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Local hospitals work to open more beds as virus hits peak



AUGUSTA, Ga. – Augusta hospitals have never seen this many COVID-19 patients.

“This is far greater than anything we experienced back in July or August,” said Dr. Phillip Coule, chief medical officer of AU Health.

That was our previous peak. The coronavirus inpatient numbers for AU reached the upper 80s. But Coule says there are more than 100 COVID-19 patients now: a record.

“Now, more than ever, it is critical for people to realize that risk of COVID-19 transmission is incredibly high,” Coule explained.

It’s also higher than ever, as statewide in Georgia, around 20 percent of people tested for COVID-19 are positive. In South Carolina, 1 in 3 tests is coming back positive.

Back during the previous peak in Georgia, that number hovered around 12 to 15 percent statewide.

At AU just in the past week, on average, 1 in 4 people tested were positive for COVID-19.

“It’s just unprecedented demand on the testing system,” Coule said.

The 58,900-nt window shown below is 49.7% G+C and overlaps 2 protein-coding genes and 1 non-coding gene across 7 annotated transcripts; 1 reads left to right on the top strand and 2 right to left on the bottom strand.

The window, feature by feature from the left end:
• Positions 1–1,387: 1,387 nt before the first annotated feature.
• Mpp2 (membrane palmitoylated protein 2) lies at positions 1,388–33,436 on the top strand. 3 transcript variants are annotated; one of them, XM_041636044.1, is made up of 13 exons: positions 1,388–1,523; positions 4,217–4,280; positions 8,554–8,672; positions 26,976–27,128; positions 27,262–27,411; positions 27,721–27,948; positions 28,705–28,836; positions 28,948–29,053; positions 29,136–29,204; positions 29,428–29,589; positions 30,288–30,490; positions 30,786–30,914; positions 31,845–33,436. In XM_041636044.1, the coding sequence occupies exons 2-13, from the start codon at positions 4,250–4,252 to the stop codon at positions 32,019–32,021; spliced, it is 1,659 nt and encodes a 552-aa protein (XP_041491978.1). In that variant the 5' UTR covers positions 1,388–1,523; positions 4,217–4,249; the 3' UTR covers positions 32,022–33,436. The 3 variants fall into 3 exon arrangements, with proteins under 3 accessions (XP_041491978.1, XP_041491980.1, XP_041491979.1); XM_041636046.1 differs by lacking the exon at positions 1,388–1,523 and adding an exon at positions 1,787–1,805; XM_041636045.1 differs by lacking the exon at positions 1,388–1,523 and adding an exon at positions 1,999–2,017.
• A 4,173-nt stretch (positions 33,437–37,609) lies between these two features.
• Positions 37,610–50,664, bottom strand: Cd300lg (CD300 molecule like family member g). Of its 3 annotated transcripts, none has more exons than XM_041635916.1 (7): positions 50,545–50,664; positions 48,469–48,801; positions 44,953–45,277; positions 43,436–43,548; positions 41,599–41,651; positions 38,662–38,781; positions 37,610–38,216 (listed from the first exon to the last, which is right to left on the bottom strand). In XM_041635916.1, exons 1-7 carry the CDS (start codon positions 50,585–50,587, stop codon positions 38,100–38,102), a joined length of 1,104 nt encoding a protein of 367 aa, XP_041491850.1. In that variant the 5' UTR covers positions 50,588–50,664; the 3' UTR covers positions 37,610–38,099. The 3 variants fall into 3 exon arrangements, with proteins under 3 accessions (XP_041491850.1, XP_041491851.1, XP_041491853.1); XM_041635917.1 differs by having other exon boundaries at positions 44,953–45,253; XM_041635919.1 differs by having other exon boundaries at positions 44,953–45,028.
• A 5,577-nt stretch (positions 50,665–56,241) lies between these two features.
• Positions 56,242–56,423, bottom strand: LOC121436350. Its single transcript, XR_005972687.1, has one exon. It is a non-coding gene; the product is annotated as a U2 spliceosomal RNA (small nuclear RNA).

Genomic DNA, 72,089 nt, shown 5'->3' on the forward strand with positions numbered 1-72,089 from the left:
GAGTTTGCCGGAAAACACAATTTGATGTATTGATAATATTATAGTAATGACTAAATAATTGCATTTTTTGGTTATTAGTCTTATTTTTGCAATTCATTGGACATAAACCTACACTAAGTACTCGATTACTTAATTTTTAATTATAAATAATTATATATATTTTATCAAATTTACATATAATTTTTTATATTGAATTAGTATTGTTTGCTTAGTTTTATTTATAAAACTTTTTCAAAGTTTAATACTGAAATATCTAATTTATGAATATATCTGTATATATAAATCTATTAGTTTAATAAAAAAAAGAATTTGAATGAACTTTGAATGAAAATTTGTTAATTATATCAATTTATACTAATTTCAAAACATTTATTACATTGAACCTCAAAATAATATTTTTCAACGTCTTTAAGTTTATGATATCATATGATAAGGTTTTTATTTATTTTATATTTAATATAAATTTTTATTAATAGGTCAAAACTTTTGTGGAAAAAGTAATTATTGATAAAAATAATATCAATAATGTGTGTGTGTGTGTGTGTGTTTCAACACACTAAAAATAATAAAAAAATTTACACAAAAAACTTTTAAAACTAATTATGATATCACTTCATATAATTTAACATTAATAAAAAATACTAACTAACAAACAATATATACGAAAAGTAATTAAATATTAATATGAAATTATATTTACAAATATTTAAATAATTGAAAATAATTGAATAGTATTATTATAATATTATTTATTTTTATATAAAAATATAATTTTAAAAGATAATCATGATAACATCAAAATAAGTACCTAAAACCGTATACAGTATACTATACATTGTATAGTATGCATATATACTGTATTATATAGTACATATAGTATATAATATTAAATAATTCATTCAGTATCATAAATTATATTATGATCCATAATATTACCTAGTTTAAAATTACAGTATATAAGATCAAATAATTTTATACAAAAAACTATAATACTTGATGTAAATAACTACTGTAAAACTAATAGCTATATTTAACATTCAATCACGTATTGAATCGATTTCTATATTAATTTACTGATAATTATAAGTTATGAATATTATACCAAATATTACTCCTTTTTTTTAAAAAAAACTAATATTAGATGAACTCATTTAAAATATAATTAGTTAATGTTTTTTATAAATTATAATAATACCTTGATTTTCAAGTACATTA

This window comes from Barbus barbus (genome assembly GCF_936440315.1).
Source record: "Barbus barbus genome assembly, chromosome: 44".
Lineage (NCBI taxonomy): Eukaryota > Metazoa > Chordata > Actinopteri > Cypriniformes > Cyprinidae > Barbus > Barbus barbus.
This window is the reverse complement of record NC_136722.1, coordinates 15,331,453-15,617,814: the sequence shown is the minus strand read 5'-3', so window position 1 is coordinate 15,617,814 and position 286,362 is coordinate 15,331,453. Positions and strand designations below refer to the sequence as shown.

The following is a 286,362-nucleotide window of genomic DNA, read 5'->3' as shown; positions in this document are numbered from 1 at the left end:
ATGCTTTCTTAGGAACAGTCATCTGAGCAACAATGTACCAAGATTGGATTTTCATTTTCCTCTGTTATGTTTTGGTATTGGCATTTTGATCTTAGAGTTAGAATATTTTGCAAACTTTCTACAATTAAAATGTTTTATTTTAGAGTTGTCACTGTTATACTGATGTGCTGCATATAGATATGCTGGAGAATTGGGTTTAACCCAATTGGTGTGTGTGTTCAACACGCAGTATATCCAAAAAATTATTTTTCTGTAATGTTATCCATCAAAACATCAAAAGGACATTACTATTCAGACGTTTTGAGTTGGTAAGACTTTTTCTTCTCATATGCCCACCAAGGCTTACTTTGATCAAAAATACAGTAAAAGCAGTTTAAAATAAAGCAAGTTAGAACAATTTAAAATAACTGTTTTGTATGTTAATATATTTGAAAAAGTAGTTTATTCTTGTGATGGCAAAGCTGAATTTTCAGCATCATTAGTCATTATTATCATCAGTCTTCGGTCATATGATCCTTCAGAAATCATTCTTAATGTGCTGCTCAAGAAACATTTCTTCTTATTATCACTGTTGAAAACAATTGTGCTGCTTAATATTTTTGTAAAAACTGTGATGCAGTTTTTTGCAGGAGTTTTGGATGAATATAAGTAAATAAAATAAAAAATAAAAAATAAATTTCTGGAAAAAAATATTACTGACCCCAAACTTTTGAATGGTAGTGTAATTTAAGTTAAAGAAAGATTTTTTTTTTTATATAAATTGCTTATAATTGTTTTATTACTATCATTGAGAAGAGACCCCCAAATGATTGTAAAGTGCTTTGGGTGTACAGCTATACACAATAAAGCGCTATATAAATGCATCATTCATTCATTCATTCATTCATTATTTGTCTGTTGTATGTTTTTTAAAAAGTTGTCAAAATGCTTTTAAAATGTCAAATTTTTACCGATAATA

Since Christmas, AU’s COVID hotline has received more than 11,000 calls, and nearly 2,000 today.

“It is a virus that continues to spread more rapidly, so we expect to have more patients than we do today,” Reyne Gallup, Chief Operating Officer Acute Care Services of University Health Care, said.

Gallup says staff met this afternoon to decide if they would slow down elective surgeries — to help manage the surge.

“We are really trying very hard to look at ways we need to cross-train our staff to be able to take care of our patients,” Gallup said.

Just a month ago, 54 patients were hospitalized at University. Now, they are caring for 127.

And as record-breaking testing continues, hospitals are trying to make room. AU is converting several areas of the hospital into ICU COVID-19 units with most optional procedures canceled.

“Now is the time to consider staying at home unless you’re getting healthcare or getting vaccinated,” Coule said.

Otherwise more unfortunate records will be set. Both AU and University are reorganizing their staff to be able to take care of all these patients. They say the system is stressed unlike any time before.